Mumbai, Sep 15: In what may signal the kind of terror threat that we now live under, the police is all set to acquire six letter bomb detectors. In a tender floated on Wednesday September 12, week for new equipment for its Bomb Disposal Squad, the police has asked for not just protective gear for its officers but also special devices that can scan bombs that are sent to unsuspecting receivers disguised as ordinary mail.
The move by the police also suggests that all large offices, both government and corporate, that receive bulk mail during the ordinary transaction of their daily may be under the threat of such bomb attacks.
Joint commissioner of police (law and order), K L Prasad, admitted that currently the Bomb Disposal Squad did not have any letter bomb detectors. Prasad was however reluctant to go into details of how the police was going to use the detectors once it got hold of them. "These things are sensitive and I cannot share much information," Prasad told TOI.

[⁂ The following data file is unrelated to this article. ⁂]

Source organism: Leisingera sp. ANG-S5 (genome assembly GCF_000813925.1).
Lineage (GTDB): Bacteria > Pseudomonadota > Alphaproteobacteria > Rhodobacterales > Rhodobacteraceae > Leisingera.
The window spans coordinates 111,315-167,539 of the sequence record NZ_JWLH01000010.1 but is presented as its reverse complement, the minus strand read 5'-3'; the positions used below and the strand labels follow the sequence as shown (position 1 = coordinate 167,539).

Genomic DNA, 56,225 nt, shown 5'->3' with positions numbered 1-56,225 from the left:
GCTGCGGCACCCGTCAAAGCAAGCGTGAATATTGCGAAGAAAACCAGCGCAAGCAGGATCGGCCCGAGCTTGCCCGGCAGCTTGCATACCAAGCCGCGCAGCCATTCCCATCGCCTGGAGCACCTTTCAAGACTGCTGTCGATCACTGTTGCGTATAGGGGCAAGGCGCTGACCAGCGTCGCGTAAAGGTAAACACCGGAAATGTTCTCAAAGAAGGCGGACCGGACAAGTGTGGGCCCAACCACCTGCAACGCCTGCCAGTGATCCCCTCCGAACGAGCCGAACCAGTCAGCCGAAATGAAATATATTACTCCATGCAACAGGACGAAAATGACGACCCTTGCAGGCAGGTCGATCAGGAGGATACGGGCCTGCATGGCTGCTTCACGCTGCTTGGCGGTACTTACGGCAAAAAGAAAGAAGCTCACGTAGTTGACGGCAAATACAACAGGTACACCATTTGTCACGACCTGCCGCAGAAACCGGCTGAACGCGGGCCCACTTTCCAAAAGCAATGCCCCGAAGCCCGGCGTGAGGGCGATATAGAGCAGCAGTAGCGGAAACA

A mail bomb, also called parcel bomb, letter bomb or post bomb, is an explosive device sent via the postal service, and designed with the intention to injure or kill the recipient when opened. They have been used in indiscriminate terrorist attacks, most famously by the Unabomber in the United States of America. Several western countries have specialised agencies, whose job is in part the interdiction of mail bombs and the investigation of mail bombings.
Mail bombs are usually set to explode immediately on opening, with the intention of seriously injuring or killing the recipient (who may or may not be the person to whom the bomb was addressed). Investigators say that parcel bombs may have excessive postage because a bomber usually does not want to mail a parcel over the counter, having to deal with a clerk, or because he/she doesn't want to take any risk the parcel will be returned to him for postage due.
Letter bombs may feel rigid, or appear uneven or lopsided. Package bombs may have an irregular shape, soft spots, or bulges. Oil or grease stains on the envelope are also indicated as warning signs. A related threat is mail containing unidentified powders or chemicals. In some cases, these turn out to be harmless, sent as a joke or hoax threat.